Cameron announces plans to remove British passports from suspected terrorists
18 November 2014
Prime Minister David Cameron has outlined further draconian “anti-terror” legislation.
Under the guise of cracking down on British “jihadists” fighting in Syria and elsewhere, the Conservative-led coalition government is to strip British citizens of their right to leave and return to the UK. This includes under-18-year-olds.
Cameron made his announcement in Australia on the eve of the G20 summit of world leaders. Outlining plans for another “counter-terrorism bill”, he promised to give police new powers “at ports to seize passports, to stop suspects travelling and to stop British nationals returning to the UK unless they do so on our terms.”
Presently, only the home secretary—using the royal prerogative—can prevent British citizens from travelling. Twenty-five people have had their passports confiscated since April 2013.
The new legislation will enable police to seize passports at ports for up to 30 days, if a senior officer has “reasonable suspicion” to believe travel is for terror-related activities. The same person’s passport can be seized multiple times.
New rules will be put in place requiring airlines to provide details of passenger lists or be banned from landing in the UK. Currently, some 10 percent of airline arrivals from Europe to the UK do not post passenger lists in real time, including most German airlines.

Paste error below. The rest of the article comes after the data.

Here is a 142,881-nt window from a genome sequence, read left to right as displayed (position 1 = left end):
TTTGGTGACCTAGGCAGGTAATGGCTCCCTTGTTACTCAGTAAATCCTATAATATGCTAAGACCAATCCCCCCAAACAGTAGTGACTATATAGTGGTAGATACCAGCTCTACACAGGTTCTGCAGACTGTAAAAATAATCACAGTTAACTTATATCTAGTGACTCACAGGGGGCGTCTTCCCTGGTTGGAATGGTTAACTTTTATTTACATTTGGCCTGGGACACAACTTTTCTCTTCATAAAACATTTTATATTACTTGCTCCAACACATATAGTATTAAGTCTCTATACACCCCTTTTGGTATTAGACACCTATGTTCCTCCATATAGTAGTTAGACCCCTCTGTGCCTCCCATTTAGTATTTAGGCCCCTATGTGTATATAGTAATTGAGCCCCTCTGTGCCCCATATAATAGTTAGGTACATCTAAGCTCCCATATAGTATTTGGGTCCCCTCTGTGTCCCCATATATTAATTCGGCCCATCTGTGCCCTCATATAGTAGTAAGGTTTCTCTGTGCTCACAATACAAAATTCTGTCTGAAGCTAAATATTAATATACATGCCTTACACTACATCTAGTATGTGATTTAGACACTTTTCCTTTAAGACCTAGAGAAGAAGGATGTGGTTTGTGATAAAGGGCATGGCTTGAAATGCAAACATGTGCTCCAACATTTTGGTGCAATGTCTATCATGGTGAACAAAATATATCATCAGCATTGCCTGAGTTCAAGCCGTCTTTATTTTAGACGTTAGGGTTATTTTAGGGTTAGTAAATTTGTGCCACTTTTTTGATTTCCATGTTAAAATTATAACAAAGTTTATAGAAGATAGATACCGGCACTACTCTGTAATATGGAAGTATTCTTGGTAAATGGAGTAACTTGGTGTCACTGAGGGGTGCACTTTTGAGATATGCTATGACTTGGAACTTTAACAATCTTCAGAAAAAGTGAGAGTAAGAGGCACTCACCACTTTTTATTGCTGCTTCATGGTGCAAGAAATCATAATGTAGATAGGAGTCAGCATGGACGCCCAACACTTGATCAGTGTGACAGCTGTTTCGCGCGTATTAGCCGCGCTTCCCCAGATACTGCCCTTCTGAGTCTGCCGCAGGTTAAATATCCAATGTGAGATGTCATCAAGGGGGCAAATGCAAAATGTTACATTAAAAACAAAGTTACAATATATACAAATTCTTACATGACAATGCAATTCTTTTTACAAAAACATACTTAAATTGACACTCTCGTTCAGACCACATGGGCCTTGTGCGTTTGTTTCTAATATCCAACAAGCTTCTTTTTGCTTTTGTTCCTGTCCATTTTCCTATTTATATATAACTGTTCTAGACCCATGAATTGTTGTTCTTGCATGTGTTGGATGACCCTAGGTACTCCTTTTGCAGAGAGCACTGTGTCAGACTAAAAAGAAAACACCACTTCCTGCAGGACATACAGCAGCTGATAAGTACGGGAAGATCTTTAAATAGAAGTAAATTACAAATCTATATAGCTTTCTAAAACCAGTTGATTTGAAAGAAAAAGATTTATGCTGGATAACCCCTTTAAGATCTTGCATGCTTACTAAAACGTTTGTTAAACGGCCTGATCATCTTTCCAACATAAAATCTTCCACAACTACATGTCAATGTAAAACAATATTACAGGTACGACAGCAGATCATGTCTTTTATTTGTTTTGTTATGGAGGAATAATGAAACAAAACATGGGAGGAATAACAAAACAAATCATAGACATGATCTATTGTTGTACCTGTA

Home Secretary Theresa May will have the power to cancel passports and impose a “temporary exclusion” order for two years, to prevent a citizen returning to Britain if there is “reasonable suspicion of involvement in terrorist activity”. The order could be extended at the end of that period.
Any return to the UK will be dependent on the individual first being vetted overseas by the security services and agreeing to an escort home by UK authorities. They will have to agree that they could face prosecution on return, and will be placed on a terrorism prevention and investigation measure (TPIM), subject to strict bail-like conditions that include police monitoring and a “deradicalisation” course.
Anyone attempting to return in secret will face five years imprisonment.
Cameron outlined the measures in a 20-minute speech to the Canberra parliament in which he praised the shared values of “freedom” and “democracy” as the “bedrock” of British and Australian society.
His assertion was framed as part of increasing imperialist provocations against Russia and China, who were the target of much of the discussions at the G20.